Shellfish is a term used by cooks which includes crustaceans such as shrimps, crawfish, crabs, lobster, langoustines, and mollusks such as clam, mussels oysters, scallops, and sea urchins.
Shellfish allergy is one of the most common food allergies in the United States, affecting about 2% of the adult population. It is not very common in children. In the United States, the highest rate of shellfish allergy occurs in African American adults. Overall, shellfish allergy accounts for up to 1/3 of all serious allergic reactions. Shellfish allergy is usually lifelong- it rarely goes away.
Different people will have different sensitivities to shellfish, so that some may react to trace amounts found in the air from the food being cooked, while others won’t have a reaction until a few bite size pieces have been swallowed.
Typically, individuals allergic to 1 type of shellfish have a very high chance (75%) of becoming allergic to other shellfish. It is thus very important to avoid all shellfish types, not just the one or two that you might initially have had a problem with.
There is little, if any, cross-reactivity between fish and shellfish. Studies demonstrate that only about 10% of people allergic to shellfish will also have a problem with fish (and vice versa). Caution must be taken when eating fish however, as shellfish is often processed on the same equipment used to process fish, leading to possible contamination of the fish with shellfish particles.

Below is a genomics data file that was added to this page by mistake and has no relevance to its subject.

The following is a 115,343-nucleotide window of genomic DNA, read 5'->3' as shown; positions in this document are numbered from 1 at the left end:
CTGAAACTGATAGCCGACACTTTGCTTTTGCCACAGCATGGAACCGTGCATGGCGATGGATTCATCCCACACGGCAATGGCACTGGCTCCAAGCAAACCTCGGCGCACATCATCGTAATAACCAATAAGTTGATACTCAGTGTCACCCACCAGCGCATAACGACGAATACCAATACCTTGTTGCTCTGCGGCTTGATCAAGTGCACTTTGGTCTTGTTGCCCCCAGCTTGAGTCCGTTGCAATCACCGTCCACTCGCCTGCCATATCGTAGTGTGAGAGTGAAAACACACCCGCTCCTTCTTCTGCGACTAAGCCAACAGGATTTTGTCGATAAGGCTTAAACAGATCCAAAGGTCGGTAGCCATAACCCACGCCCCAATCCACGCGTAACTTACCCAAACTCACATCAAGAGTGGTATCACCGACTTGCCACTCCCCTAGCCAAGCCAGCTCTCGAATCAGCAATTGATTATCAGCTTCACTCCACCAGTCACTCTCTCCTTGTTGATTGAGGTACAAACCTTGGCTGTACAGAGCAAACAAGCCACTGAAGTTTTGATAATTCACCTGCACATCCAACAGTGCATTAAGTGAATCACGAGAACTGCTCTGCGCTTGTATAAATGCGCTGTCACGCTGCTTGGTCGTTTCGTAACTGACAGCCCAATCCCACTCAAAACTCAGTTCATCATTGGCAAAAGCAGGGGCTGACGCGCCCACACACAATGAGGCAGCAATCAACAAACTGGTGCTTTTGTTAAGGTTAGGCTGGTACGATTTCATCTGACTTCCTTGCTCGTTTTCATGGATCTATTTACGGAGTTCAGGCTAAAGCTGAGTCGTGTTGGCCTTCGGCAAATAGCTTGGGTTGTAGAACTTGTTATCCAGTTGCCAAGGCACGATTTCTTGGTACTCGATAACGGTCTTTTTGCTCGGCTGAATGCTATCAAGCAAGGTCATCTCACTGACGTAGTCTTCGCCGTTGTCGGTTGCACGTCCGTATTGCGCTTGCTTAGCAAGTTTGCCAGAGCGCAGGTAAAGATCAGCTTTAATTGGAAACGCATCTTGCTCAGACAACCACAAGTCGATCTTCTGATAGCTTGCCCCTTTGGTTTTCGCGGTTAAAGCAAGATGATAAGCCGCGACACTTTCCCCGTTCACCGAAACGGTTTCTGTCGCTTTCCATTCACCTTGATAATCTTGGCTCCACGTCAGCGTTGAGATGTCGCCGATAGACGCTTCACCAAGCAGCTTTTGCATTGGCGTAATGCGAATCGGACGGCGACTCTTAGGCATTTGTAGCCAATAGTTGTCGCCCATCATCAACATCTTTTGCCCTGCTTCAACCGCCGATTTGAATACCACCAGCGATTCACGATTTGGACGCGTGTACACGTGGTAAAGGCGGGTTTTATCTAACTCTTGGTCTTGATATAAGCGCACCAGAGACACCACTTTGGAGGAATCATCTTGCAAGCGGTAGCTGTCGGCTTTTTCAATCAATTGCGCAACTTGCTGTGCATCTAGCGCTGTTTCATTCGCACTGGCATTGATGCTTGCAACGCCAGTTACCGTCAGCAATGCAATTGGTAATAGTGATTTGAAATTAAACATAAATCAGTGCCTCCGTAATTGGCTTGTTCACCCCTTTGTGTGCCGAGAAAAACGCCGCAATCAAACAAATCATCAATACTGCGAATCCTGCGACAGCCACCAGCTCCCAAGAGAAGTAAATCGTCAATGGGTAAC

Are Shellfish Allergic Individuals Allergic to Iodine?
This is a common misconception. The idea that shellfish allergic patients could have problems with iodine appears to have started in the 1970’s and has been widely disseminated ever since. However, there is no evidence that this is true. There is no relationship between shellfish, iodine, and radio contrast dyes.
Avoiding shellfish may appear easy at first glance, but accidental exposures occur frequently. It is not uncommon for people to have reactions in restaurants where the person had their meal prepared in a pan that was previously used to cook some type of shellfish. It is thus important to request that your meal be prepared on cookware that has been cleaned so that there are no
residual amounts of shellfish from a previous meal in your food. It is also important to read labels carefully, as shellfish can sometimes be added as a flavoring in foods you might not otherwise be expected to contain this type of food. Reading labels of over the counter products, including “natural” remedies and herbal supplements is also important. For example, some weight loss
products contain small amounts of a shellfish derivative called Chitosan. Glucosamine, commonly used in over the counter products for osteoarthritis, can also be derived from the shells of crabs and lobsters. While there is no conclusive evidence that Chitosan and Glucosamine are harmful in patients who are allergic to shellfish, it is best to avoid these products until further discussion with your allergist who can do some tests to ensure they are safe for you to ingest.
Avoid foods that contain:
Foods which may contain shellfish: